Pope Francis’ visit to Lesbos has once again focused on the fate of refugees around the world. The situation on the Greek island has improved substantially since the pontiff visited it five years ago, although Greece continues to face problems hosting thousands of people trying to reach the heart of Europe.
However, the Lesbos’ situation is not comparable to that of the largest concentrations of refugees in the world, which far exceed the maximum number of people who came to live in Moria (20,000) and which are not located in rich countries, but in regions already impoverished and plagued by violent conflicts. They are regions in which neither sanitary conditions nor, sometimes, security are guaranteed, not even under the umbrella of international organizations.
There are 30 “active situations” around the planet, according to the United Nations High Commissioner for Refugees (UNHCR). These are some of the most populated camps and settlements.
Cox’s Bazar, Bangladesh: 800,000 people in the world’s largest field
Cox’s Bazar camp in Bangladesh is home to 867,000 rushes, members of a Muslim religious minority, who fled violent persecution in Burma in 2017. The one at Cox’s Bazar is currently the largest refugee camp in the world and its conditions are far from being healthyEven more so in a country hit every year by monsoon rains.
In total, Rohingya refugees in Burma’s neighboring countries number 907,766, according to UNHCR.
Furthermore, the Rohingya are not totally safe in Bangladesh. The fires, some intentional, they are frequent in the fields. The last one, last March, caused 15 deaths and more than 500 wounded. Last September Mohammad Mohibullah, the main representative of the Rohingya community in Cox’s Bazar, was killed by unidentified assailants. Mohibullah was collecting evidence of an alleged genocide by the Burmese army.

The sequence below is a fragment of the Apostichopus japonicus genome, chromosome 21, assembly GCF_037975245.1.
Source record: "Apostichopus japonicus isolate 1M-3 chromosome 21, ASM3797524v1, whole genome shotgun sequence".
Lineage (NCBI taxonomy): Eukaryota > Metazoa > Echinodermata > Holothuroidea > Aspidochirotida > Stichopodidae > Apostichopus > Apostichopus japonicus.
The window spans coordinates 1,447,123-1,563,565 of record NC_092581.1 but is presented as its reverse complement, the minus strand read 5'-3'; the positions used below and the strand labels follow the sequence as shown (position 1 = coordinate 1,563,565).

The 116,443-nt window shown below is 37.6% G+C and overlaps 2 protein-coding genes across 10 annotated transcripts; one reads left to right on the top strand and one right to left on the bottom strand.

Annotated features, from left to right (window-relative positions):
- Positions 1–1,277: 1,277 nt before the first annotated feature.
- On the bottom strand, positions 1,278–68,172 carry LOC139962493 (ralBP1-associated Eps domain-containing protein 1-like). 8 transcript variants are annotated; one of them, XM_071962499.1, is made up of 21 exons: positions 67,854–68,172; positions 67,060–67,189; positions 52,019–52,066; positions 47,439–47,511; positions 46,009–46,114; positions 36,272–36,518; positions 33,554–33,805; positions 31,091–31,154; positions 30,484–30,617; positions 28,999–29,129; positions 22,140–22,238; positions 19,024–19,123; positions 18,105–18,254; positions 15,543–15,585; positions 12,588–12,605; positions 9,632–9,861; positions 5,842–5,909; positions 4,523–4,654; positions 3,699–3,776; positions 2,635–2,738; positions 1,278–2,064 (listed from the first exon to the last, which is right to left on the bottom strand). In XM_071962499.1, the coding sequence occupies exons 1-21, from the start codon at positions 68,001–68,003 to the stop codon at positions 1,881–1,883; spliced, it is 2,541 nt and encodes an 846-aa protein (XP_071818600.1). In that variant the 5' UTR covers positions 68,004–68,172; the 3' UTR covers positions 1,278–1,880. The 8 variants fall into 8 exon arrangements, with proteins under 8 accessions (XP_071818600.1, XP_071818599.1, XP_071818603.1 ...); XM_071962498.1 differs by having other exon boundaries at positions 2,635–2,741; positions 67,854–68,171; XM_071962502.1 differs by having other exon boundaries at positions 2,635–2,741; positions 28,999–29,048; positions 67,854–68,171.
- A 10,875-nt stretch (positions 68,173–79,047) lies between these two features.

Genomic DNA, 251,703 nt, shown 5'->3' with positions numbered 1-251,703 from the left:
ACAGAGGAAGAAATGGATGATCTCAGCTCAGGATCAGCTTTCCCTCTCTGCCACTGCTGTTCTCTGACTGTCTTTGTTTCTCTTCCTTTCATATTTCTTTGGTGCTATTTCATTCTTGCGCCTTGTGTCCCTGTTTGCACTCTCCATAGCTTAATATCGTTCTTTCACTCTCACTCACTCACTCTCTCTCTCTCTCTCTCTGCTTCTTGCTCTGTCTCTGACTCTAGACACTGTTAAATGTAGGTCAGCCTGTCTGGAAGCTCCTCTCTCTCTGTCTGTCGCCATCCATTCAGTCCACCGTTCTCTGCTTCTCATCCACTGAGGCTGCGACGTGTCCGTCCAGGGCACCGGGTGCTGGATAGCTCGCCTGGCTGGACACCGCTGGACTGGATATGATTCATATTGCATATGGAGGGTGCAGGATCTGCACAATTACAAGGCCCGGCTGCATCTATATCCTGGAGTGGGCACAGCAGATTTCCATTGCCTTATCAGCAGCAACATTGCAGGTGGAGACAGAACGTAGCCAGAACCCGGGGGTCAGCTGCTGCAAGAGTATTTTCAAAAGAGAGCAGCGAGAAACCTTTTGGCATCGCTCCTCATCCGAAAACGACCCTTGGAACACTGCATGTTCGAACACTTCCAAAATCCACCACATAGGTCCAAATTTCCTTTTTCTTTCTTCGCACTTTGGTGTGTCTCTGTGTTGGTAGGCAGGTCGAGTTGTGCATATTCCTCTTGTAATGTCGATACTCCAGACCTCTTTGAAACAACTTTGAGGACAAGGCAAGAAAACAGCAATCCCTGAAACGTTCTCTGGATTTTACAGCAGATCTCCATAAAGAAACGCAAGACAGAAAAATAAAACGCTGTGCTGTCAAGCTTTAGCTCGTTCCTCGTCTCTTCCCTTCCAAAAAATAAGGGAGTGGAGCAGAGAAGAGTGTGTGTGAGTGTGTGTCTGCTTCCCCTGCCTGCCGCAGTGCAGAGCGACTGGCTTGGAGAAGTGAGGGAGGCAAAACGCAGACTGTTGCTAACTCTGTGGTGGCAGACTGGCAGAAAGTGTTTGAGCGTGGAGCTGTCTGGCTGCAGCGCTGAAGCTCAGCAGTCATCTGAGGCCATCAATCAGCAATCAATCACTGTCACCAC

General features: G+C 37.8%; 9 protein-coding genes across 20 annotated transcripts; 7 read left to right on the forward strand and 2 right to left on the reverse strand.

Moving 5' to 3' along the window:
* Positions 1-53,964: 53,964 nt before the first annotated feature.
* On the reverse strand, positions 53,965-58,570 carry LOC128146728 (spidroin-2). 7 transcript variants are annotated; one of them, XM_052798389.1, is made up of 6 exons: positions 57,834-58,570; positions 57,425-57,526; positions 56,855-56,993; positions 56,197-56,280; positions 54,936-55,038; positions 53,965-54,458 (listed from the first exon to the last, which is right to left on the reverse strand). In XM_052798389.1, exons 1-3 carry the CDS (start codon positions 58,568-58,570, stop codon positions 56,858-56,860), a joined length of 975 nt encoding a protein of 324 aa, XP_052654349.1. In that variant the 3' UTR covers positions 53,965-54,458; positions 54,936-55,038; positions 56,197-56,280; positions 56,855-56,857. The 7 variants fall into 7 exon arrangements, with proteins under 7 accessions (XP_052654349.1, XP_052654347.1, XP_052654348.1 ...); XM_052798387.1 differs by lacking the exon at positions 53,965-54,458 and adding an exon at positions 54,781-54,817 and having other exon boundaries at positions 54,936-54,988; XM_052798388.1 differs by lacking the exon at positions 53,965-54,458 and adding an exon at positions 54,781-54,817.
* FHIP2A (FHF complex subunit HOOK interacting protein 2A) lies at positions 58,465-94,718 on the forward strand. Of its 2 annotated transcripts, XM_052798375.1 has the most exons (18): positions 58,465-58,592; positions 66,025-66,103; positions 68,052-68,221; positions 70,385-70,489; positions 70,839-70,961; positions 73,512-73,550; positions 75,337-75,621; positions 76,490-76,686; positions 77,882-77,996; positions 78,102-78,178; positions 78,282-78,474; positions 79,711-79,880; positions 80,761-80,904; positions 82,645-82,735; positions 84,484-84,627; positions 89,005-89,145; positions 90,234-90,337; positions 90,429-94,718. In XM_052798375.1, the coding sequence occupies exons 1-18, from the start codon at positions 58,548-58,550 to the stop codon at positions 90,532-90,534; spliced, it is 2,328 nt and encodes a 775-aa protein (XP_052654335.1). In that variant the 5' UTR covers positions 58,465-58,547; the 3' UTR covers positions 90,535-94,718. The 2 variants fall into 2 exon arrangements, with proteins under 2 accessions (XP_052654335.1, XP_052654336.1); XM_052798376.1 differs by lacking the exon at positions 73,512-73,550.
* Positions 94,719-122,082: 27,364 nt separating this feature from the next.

Dadaab and Kakuma (Kenya)
Kenya is one of the most refugee-hosting countries in Africa: 539,084 refugees and asylum seekers (figures from October 2021). Most come from Somalia, South Sudan, the Democratic Republic of the Congo and Ethiopia.
More than 80%, about 433,000 people, they live in the camps of Dadaab (created in 1991) and Kakuma.
The Kenyan government intends to close both fields before June 30, 2022.
Bentiu (South Sudan)
The armed conflict in South Sudan broke out in December 2013 and thousands of people have been seen forced to leave their homes to seek protection at the bases of the United Nations Mission in South Sudan (UNMISS) in different parts of the country.
The Bentiu field in northern South Sudan is the largest in the country and currently shelters about 120,000 people (Figures from November 2021), who live in unsanitary conditions, according to a report by Doctors Without Borders (MSF).
Neighboring Sudan is home to more than a million refugees, more than 700,000 of them South Sudanese. 30% live in fields, and half were born in them.
The Syrian war has produced millions of refugees in the last decade, most of whom are scattered across neighboring countries. In total they are 5.6 million refugees, of which more than 277,000 are registered in fields.
In Jordan out of a population of nearly ten million, about 1,200,000, according to Jordanian government estimates, are Syrian refugees, of whom only a tenth live in camps like the one in Zaatari o Azraq and the rest live in urban areas alongside the local population.
Zaatari is the largest field, with 80,000 people (in October 2021), half of them minors.
Democratic Republic of the Congo: millions of displaced and 500,000 refugees
The situation in the DRC cannot be confined to a single field. Since 1998, the east of the country has been mired in a conflict fueled by rebel militias and the Army, despite the presence of the UN peacekeeping mission. More of 5.6 million Congolese have had to leave their homes. Some have become internal refugees and others have crossed borders into neighboring countries.
In addition, the DRC welcomes in turn more than half a million refugees from other countries, mostly from the Central African Republic.
The combatants do not respect the refugee camps: on November 28, a rebel group killed 26 people in the Jangi-Ivu camp, in the town of Njalaa (Ituri province).
A week earlier, the militias attacked the Drodro and Tché settlements, also in the territory of Djugu, in Ituri, killing at least 44 people, according to official figures, already a hundred according to local sources. As a consequence, the number of refugees in the nearby Roe camp increased from 21,000 to 40,500 in less than 48 hours.